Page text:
this is not a set back, keep

this is not a set back, keep fighting, continue the civil disobedience. create a network of like minded indiviudals and to do what you have to do until prohibition has ended. slowly the feds are realizing that throwing money at it wont solve the criminal problem. no matter what the feds, state or local agencies do, they cannot stop the demand. we will continue to smoke and continue to disobey until the system cannot afford keep people in jail for using marijuana responsibly. we are almost there! do not stop the fight for the cause.
state and local budgets are almost bankrupt with the amount of people in jail, and the amount of resources that are thrown towards drug enforcement or should i say marijuana enforcement. its only illegal if you get cought, so become familiar with your civil rights. sooner or later someone like Ron Paul will get elected to office and make some much needed changes.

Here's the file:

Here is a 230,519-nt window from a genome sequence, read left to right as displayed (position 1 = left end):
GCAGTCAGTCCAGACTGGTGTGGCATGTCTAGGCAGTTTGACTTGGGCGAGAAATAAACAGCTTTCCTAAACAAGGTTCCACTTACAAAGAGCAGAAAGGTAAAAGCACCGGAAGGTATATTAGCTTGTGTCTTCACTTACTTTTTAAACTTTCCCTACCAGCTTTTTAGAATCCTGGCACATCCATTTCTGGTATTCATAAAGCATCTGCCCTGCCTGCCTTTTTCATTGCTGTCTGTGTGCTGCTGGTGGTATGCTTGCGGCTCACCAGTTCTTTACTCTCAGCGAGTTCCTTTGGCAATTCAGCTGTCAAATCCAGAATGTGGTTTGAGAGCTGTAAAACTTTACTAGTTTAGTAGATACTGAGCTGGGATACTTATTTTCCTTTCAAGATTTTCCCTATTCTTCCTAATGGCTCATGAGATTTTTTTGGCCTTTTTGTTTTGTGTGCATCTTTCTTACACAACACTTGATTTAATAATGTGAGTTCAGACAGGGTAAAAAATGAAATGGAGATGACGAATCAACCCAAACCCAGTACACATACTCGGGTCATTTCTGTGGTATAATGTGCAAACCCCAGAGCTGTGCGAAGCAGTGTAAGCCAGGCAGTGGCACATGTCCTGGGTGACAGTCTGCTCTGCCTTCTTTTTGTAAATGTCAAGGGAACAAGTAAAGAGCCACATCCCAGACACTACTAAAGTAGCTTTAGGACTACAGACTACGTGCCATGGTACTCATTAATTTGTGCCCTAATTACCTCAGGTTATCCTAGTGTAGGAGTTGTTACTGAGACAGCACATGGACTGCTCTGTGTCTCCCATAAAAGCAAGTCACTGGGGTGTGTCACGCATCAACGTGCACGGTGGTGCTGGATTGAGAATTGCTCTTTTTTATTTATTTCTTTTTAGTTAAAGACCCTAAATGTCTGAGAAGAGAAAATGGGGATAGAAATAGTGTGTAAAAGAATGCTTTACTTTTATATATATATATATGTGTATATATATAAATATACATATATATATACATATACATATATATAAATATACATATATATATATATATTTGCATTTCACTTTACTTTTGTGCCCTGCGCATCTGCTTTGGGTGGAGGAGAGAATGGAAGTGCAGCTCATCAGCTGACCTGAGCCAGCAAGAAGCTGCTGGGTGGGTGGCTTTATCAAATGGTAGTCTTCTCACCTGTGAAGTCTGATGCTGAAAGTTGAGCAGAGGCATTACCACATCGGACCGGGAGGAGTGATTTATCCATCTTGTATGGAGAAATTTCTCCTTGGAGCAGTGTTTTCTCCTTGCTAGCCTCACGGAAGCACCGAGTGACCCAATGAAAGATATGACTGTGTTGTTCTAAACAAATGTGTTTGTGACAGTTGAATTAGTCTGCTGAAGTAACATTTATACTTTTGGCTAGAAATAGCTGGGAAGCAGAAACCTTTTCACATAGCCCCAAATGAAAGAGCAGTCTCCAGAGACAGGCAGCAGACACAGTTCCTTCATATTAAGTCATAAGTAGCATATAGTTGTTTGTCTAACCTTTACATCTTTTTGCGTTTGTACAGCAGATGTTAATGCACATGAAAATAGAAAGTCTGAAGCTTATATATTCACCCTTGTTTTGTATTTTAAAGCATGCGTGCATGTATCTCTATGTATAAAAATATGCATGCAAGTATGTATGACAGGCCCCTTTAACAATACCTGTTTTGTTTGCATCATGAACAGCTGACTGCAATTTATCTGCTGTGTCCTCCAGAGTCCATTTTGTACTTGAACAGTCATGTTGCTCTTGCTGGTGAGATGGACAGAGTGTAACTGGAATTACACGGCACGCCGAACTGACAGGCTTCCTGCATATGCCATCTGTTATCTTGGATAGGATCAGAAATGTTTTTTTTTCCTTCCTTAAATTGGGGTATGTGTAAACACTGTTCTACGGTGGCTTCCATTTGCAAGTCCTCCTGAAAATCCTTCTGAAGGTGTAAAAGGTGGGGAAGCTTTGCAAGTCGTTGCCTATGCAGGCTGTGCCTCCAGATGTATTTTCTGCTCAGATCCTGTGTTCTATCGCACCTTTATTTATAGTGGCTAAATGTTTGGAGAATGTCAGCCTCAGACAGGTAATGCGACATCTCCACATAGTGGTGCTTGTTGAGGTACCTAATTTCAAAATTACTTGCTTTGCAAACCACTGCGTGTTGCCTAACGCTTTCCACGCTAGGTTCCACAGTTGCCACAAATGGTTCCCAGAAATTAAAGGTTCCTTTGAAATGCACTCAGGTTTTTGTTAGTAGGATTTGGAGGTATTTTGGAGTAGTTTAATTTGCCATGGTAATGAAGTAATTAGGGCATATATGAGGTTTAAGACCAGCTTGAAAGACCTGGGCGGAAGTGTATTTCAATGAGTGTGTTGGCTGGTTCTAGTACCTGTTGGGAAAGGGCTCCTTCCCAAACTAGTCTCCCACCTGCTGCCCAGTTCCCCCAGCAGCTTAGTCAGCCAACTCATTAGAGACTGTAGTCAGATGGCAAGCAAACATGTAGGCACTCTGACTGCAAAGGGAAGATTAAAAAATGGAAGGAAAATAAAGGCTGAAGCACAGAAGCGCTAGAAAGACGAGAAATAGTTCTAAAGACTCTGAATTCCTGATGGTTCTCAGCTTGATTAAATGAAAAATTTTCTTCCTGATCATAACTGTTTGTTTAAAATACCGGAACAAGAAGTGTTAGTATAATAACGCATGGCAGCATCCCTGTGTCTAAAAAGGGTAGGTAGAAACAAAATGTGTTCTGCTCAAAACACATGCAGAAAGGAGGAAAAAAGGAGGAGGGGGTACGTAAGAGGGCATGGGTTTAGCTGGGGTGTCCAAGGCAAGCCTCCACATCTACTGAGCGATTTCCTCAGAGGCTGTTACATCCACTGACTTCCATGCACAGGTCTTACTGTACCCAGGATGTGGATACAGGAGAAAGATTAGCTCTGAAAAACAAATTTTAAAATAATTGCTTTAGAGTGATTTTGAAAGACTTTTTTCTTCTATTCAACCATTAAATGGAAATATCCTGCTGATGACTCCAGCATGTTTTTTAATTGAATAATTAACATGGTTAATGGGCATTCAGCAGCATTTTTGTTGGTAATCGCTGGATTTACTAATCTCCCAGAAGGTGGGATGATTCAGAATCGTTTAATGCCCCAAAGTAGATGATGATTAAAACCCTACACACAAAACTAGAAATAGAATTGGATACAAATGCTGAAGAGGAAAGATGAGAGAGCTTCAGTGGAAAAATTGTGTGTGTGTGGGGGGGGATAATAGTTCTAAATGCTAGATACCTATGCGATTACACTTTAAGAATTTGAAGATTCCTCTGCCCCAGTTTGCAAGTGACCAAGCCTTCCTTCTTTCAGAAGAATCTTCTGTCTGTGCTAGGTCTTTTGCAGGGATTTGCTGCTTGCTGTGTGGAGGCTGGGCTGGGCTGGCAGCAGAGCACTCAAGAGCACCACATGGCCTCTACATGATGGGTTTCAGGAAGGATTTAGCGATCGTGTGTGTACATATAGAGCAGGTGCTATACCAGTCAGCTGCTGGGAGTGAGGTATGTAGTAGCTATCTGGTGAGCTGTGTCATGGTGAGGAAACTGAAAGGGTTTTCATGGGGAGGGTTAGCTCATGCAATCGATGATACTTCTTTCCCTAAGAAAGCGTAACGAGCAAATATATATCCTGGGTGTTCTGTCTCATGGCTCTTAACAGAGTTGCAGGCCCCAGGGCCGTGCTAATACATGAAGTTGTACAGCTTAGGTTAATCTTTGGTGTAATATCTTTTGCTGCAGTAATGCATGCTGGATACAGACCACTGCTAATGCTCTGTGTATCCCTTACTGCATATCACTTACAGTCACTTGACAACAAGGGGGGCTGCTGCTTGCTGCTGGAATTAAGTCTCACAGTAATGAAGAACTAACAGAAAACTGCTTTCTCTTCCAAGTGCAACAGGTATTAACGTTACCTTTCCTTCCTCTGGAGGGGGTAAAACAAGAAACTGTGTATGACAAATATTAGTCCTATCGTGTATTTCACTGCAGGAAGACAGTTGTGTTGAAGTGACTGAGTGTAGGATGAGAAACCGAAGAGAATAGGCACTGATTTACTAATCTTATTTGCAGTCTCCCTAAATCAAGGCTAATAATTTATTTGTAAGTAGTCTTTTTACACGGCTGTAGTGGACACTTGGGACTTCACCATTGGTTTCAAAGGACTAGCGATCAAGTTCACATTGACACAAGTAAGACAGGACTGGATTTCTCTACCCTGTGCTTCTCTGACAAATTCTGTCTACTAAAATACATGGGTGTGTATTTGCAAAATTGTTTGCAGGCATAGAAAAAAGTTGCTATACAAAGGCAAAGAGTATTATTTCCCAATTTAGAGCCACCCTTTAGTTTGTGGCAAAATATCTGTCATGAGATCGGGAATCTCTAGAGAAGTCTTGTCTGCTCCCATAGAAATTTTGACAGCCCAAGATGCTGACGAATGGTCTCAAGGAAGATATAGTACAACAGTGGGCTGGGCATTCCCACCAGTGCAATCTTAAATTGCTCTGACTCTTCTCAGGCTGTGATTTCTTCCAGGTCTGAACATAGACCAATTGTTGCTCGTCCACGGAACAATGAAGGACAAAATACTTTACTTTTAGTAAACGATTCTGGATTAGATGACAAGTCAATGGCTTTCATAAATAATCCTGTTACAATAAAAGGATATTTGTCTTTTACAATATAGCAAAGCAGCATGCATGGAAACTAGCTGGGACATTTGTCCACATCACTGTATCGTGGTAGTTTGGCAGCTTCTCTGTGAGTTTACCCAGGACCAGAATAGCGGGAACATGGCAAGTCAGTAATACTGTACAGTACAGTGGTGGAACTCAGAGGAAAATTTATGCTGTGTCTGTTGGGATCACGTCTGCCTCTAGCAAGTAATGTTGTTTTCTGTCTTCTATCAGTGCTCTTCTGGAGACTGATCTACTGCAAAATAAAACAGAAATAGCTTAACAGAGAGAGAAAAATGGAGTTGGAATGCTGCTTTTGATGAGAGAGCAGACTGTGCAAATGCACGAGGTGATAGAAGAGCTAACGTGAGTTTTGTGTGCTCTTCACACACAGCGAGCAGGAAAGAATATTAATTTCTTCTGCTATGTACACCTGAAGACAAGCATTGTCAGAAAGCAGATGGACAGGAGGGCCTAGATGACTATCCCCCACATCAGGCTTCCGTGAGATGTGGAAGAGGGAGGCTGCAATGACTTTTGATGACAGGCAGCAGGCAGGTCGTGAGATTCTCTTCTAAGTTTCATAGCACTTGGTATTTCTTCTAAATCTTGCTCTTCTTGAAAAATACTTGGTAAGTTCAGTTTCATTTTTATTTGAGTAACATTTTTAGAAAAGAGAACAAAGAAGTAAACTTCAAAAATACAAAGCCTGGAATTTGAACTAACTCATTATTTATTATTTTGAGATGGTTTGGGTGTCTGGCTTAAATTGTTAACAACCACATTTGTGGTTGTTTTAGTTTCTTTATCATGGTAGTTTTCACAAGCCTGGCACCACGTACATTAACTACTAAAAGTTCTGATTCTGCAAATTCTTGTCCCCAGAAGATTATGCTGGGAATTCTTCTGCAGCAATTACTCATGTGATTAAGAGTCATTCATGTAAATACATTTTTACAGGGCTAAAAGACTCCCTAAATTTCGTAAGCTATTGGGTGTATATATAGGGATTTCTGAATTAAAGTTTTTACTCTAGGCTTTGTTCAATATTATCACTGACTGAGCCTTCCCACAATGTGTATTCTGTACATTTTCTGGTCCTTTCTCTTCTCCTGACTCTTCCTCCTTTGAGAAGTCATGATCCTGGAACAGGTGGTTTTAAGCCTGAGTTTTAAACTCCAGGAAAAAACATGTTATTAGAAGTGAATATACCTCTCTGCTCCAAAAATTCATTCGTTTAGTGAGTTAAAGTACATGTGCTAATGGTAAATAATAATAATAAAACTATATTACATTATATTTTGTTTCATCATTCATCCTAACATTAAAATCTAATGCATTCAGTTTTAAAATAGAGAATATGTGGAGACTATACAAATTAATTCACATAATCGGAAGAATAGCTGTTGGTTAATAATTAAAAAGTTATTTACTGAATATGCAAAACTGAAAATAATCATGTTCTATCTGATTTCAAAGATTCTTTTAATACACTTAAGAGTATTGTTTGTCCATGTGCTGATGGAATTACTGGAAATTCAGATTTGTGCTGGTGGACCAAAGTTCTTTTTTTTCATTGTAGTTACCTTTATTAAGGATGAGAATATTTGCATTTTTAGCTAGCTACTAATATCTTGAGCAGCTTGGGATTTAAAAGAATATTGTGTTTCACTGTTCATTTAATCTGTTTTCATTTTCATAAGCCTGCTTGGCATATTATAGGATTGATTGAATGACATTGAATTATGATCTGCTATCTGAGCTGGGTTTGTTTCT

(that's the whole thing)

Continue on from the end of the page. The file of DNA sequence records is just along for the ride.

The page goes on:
otherwise continue the fight... not even the romans could stop the will of the people.

This scares me

This new drug policy really frightens me. I am still personally peeved by the "regulation" our government came up with to control the sale of OTC cold remedies. If I want to by OTC Mucinex-D, I have to go to the pharmacy counter and show my picture ID and sign a statement that goes to the federal government stating that I will not abuse this drug.... This "regulation" came about because some drug dealers were extracting the pseudoephedrine from common cold remedies and making illegal drugs. I am not looking to do anything illegal with this drug. I just want to get rid of my sinus congestion. Why do I have to show my ID? (Of course there are other OTC cold remedies on the shelves, but they don't have the pseudoephedrine and don't work as well.)